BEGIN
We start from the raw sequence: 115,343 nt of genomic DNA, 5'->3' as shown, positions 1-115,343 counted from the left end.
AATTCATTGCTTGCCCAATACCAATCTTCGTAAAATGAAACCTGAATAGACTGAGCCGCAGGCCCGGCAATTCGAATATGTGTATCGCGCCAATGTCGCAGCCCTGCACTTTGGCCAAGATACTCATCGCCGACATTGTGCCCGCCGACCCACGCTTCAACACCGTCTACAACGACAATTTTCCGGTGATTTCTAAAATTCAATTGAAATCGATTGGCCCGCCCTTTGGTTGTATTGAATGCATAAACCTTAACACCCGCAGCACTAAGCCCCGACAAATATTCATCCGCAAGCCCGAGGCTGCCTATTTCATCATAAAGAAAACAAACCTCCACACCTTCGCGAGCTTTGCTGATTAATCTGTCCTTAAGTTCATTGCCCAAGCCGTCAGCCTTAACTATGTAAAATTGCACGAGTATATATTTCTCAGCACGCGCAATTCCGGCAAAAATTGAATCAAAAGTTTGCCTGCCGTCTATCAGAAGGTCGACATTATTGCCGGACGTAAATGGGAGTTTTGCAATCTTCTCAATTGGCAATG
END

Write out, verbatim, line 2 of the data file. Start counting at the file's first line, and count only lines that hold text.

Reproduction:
AATTCATTGCTTGCCCAATACCAATCTTCGTAAAATGAAACCTGAATAGACTGAGCCGCAGGCCCGGCAATTCGAATATGTGTATCGCGCCAATGTCGCAGCCCTGCACTTTGGCCAAGATACTCATCGCCGACATTGTGCCCGCCGACCCACGCTTCAACACCGTCTACAACGACAATTTTCCGGTGATTTCTAAAATTCAATTGAAATCGATTGGCCCGCCCTTTGGTTGTATTGAATGCATAAACCTTAACACCCGCAGCACTAAGCCCCGACAAATATTCATCCGCAAGCCCGAGGCTGCCTATTTCATCATAAAGAAAACAAACCTCCACACCTTCGCGAGCTTTGCTGATTAATCTGTCCTTAAGTTCATTGCCCAAGCCGTCAGCCTTAACTATGTAAAATTGCACGAGTATATATTTCTCAGCACGCGCAATTCCGGCAAAAATTGAATCAAAAGTTTGCCTGCCGTCTATCAGAAGGTCGACATTATTGCCGGACGTAAATGGGAGTTTTGCAATCTTCTCAATTGGCAATG